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Education

Illinois public schools to teach Asian American history

First U.S. state to do so aims to eliminate prejudice and discrimination

Part of Amanda Phingbodhipakkiya’s We Are More public art campaign celebrating Asian Americans and Pacific Islanders in New York City. (Photo by Naoko Yamauchi)

NEW YORK -- Illinois will become the first U.S. state to require public schools to teach Asian American history. Beginning next year, the education aims to lessen the kinds of discrimination and prejudice against Asian Americans that have rapidly increased amid the COVID-19 pandemic.

A new Illinois law requiring Asian American history to be taught in public schools will go into effect in January. "We are setting a new standard ... that helps us understand one another," Illinois Gov. J.B. Pritzker said on July 9, when he signed the bill into law. He said he hopes the education will help reduce discrimination and wrong ideas.

At public elementary and high schools, students will learn about Asian Americans' activities to promote civil rights and about their participation in American society, economy, culture and politics. They will also learn the specific history of Asian Americans in Illinois and elsewhere in the Midwest.

Demonstrators demand the elimination of discrimination against Asian Americans during a "Stop Asian Hate" rally for unity in Georgia in March.   © AP

The Illinois state government was prompted to introduce the new law following a number of hate crimes targeting Asian Americans in the U.S. In March, eight people, including six Asian Americans, were killed at massage parlors in Georgia. At a time when COVID-19 infections were on the increase, then-President Donald Trump frequently called the coronavirus the "China virus."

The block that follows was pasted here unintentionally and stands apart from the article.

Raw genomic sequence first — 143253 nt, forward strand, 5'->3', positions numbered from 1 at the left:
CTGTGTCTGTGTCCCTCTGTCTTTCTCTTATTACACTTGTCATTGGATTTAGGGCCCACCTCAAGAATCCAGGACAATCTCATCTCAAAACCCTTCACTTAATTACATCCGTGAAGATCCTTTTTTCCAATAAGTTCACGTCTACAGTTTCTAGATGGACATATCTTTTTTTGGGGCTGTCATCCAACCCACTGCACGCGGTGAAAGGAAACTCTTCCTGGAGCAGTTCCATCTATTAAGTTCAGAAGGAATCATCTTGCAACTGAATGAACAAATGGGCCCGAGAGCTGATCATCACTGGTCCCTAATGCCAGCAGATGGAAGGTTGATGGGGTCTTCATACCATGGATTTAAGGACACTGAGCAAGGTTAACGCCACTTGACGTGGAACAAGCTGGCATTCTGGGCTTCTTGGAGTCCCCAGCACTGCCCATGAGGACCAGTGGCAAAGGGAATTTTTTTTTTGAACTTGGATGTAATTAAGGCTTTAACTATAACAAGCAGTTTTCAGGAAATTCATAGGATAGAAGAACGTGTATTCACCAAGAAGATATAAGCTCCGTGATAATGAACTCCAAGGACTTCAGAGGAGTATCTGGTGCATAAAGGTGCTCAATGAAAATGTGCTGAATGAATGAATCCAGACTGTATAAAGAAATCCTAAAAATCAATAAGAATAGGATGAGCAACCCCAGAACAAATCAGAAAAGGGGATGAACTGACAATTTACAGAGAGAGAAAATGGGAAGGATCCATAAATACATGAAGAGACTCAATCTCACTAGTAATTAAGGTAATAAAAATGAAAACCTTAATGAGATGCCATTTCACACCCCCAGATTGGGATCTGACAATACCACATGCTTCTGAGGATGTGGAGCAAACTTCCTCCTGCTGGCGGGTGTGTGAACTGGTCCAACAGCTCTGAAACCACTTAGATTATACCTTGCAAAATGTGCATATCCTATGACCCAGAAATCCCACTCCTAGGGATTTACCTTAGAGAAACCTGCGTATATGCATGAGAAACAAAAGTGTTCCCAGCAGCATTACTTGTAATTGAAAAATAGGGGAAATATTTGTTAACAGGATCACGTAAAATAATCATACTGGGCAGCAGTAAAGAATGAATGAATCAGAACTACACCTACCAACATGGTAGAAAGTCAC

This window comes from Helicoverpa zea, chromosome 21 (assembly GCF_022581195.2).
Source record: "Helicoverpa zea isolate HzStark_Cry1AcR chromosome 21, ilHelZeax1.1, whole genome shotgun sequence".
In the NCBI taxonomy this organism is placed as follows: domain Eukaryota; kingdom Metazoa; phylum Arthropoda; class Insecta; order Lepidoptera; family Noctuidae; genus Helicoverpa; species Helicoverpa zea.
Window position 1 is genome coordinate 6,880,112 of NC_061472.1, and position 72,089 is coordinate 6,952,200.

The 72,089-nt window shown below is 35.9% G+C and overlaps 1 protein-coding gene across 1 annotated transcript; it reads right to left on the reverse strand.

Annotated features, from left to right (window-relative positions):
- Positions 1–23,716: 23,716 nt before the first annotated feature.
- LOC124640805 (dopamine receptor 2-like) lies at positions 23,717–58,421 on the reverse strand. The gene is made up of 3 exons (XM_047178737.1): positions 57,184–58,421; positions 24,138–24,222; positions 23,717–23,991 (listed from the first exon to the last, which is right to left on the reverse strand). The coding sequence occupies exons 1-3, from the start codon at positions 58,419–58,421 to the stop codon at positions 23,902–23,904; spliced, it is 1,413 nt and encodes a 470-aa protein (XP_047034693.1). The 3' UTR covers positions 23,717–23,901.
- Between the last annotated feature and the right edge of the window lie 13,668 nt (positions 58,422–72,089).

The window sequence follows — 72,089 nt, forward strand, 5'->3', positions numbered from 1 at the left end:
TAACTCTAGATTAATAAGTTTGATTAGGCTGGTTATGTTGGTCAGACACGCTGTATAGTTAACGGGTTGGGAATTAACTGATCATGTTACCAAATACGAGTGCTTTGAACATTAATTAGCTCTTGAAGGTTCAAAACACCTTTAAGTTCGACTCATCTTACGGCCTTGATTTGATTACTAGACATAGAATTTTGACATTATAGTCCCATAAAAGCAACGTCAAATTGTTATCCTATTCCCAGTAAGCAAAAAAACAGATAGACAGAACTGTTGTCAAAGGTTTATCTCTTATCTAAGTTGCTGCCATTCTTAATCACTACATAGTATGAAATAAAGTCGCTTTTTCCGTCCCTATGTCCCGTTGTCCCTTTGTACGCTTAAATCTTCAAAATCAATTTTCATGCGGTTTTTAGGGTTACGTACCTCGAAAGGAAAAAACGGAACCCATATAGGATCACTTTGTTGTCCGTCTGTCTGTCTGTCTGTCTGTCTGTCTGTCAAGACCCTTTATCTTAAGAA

When pandemic restrictions on people's actions were lifted, anger, fear and racial prejudice that had grown in the past year were quickly directed against Asian citizens, said Russell Jeung, a professor at San Francisco State University.

Crimes targeting Asian Americans are still happening in urban areas. According to the New York City Police Department, there were 104 hate crimes against Asian citizens from the beginning of this year to July 4 -- five times more than in the same period last year. Since many Asian residents of the city have limited English ability, the numbers confirmed by the police department are seen as only a fraction of the total.

The federal government is also focusing efforts on eliminating prejudice and discrimination against Asian Americans. At the end of May, President Joe Biden signed an executive order that includes establishing an advisory panel on the issue. A law that strengthens countermeasures against hate crimes toward Asian Americans and other minority groups was also enacted.

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